20. Maquelin K, Kirschner C, Choo-Smith LP, Ngo-Thi NA, Vreeswijk T, Stammler M, Endtz HP, Bruining HA, Naumann D, Puppels GJ (2003) Prospective study of the performance of vibrational spectroscopies for rapid identification of bacterial and fungal pathogens recovered from blood cultures. J Clin Microbiol 41: 324–329.PubMedCrossRefGoogle Scholar
  21. Movasaghi Z, Rehman S, Rehman IU (2007) Raman spectroscopy of biological tissues. Appl Spectros Rev 42: 493–541.CrossRefGoogle Scholar
  22. Naumann D (2001) FT-infrared and FT-Raman spectroscopy in biomedical research. Appl Spectros Rev 36: 239–298.CrossRefGoogle Scholar
  23. Petrich W (2001) Mid-infrared and Raman spectroscopy for medical diagnostics. Appl Spectros Rev 36: 181–237.CrossRefGoogle Scholar
  24. Petry R, Schmitt M, Popp J (2003) Raman Spectroscopy – A prospective tool in the life sciences. Chemphyschem 4: 14–30.PubMedCrossRefGoogle Scholar
  25. Potma EO, de Boeij WP, van Haastert PJM, Wiersma DA (2001) Real-time visualization of intracellular hydrodynamics in single living cells. Proc Natl Acad Sci USA 98: 1577–1582.PubMedCrossRefGoogle Scholar
  26. Schuster KC, Reese I, Urlaub E, Gapes JR, Lendl B (2000a) Multidimensional information on the chemical composition of single bacterial cells by confocal Raman microspectroscopy. Anal Chem 72: 5529–5534.PubMedCrossRefGoogle Scholar
  27. Schuster KC, Urlaub E, Gapes JR (2000b) Single-cell analysis of bacteria by Raman microscopy: spectral information on the chemical composition of cells and on the heterogeneity in a culture. J Microbiol Methods 42: 29–38.PubMedCrossRefGoogle Scholar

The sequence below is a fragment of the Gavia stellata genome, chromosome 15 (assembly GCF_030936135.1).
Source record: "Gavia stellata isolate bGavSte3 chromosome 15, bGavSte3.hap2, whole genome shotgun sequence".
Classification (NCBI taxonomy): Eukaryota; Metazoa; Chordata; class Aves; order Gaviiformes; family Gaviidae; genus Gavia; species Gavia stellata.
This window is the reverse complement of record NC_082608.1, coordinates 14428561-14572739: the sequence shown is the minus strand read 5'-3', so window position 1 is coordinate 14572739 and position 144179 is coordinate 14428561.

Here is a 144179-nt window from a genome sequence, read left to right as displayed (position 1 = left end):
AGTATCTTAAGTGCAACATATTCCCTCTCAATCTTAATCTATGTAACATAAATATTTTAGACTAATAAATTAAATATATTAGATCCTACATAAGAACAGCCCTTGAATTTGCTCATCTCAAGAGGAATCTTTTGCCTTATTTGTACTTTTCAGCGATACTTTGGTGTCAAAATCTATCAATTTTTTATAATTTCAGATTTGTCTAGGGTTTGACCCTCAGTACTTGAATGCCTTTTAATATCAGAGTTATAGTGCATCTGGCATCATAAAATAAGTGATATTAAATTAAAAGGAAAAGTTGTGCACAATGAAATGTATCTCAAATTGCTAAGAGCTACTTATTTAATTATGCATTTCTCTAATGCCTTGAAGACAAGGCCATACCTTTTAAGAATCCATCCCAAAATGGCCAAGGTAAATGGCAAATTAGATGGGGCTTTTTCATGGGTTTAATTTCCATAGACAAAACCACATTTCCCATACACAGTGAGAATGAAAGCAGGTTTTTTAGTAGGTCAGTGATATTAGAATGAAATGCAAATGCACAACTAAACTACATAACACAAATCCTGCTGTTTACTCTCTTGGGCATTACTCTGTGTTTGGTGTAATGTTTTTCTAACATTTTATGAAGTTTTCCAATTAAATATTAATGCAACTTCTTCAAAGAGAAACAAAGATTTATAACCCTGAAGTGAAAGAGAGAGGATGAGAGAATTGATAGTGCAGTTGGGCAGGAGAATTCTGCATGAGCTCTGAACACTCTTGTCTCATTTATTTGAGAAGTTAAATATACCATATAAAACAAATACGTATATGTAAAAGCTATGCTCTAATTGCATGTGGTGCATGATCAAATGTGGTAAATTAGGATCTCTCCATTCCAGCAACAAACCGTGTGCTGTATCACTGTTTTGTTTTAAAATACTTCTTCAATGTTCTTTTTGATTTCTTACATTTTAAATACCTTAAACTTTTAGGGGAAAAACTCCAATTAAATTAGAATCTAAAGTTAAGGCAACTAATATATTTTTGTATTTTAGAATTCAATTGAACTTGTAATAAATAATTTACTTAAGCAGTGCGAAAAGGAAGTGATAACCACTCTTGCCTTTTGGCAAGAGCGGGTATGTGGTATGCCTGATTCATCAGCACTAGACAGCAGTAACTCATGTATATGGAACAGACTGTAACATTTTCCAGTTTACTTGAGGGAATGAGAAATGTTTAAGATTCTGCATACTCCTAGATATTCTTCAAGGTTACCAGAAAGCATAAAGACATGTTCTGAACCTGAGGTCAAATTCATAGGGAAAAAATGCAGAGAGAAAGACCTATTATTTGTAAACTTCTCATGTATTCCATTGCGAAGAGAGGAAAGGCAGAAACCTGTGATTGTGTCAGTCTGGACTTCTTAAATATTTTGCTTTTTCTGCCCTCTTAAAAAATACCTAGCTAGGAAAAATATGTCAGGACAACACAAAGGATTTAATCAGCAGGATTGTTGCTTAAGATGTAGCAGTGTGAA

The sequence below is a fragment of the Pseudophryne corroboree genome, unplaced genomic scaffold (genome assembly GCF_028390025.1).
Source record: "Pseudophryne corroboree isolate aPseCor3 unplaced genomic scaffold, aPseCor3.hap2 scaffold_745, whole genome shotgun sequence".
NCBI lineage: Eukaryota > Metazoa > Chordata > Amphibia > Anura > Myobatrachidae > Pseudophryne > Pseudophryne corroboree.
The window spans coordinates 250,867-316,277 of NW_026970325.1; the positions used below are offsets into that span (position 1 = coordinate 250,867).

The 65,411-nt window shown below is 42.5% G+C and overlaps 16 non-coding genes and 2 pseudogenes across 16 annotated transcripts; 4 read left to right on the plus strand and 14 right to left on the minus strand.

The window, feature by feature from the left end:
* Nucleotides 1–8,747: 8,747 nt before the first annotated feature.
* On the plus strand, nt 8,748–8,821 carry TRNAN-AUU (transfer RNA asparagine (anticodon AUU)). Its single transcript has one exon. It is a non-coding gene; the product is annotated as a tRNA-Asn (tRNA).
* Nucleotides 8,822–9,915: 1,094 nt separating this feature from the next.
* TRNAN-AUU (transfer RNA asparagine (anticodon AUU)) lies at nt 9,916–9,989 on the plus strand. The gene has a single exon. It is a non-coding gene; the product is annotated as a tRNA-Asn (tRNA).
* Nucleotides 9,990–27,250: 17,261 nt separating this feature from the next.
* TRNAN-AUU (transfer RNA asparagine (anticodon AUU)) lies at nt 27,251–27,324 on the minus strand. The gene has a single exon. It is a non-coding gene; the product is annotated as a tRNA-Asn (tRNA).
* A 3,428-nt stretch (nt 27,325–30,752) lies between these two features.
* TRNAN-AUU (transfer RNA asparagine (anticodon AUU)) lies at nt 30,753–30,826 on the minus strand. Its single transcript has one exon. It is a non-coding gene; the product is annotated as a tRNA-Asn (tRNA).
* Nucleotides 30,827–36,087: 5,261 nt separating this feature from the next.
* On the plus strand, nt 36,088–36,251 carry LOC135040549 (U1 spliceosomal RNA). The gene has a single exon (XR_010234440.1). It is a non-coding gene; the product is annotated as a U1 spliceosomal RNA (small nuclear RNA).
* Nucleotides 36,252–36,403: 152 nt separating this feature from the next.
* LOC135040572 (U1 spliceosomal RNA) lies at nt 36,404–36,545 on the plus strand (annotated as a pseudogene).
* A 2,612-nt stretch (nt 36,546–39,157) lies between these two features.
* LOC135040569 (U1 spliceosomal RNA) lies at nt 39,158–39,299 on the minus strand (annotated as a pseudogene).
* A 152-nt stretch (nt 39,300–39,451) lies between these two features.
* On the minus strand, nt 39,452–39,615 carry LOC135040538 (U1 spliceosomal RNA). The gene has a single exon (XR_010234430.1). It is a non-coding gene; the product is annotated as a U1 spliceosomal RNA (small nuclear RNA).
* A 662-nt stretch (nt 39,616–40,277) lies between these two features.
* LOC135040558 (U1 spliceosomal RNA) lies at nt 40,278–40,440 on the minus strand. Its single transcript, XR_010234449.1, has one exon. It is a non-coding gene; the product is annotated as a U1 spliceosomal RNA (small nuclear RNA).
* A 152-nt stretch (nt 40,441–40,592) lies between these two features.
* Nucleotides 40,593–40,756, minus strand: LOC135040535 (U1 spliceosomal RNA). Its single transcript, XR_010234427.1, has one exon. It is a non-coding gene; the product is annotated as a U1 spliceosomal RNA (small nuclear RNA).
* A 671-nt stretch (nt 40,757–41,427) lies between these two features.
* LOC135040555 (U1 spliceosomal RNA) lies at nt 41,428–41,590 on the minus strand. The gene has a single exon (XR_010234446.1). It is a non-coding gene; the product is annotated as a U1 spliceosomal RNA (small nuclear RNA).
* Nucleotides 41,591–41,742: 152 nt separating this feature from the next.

28. Shafer-Peltier KE, Haka AS, Fitzmaurice M, Crowe J, Myles J, Dasari RR, Feld MS (2002) Raman microspectroscopic model of human breast tissue: implications for breast cancer diagnosis in vivo. J Raman Spectros 33: 552–563.CrossRefGoogle Scholar
  29. Tang HW, Mei EW, Chen GQ, Zeng Y (1999) Measurements of the DNA content in a breast tumor cell based on the Hadamard transform microscopic fluorescence image. Anal Sci 15: 113–119.CrossRefGoogle Scholar
  30. Wagner M, Nielsen PH, Loy A, Nielsen JL, Daims H (2006) Linking microbial community structure with function: fluorescence in situ hybridization-microautoradiography and isotope arrays. Curr Opin Biotechnol 17: 83–91.PubMedCrossRefGoogle Scholar
  31. Whiteley AS, Thomson B, Lueders T, Manefield M (2007) RNA stable-isotope probing. Nat Protocols 2: 838–844.CrossRefGoogle Scholar
  32. Wu Q, Nelson WH, Elliot S, Sperry JF, Feld M, Dasari R, Manoharan R (2000) Intensities of E coli nucleic acid Raman spectra excited selectively from whole cells with 251-nm light. Anal Chem 72: 2981–2986.PubMedCrossRefGoogle Scholar

Copyright information

© Springer-Verlag Berlin Heidelberg 2010

Authors and Affiliations

  • D. S. Read
    • 1
  • W. E. Huang
    • 2
  • A. S. Whiteley
    • 1
  1. 1.Centre for Ecology and Hydrology OxfordOxfordUK
  2. 2.Kroto Research InstituteThe University of SheffieldSheffieldUK

Personalised recommendations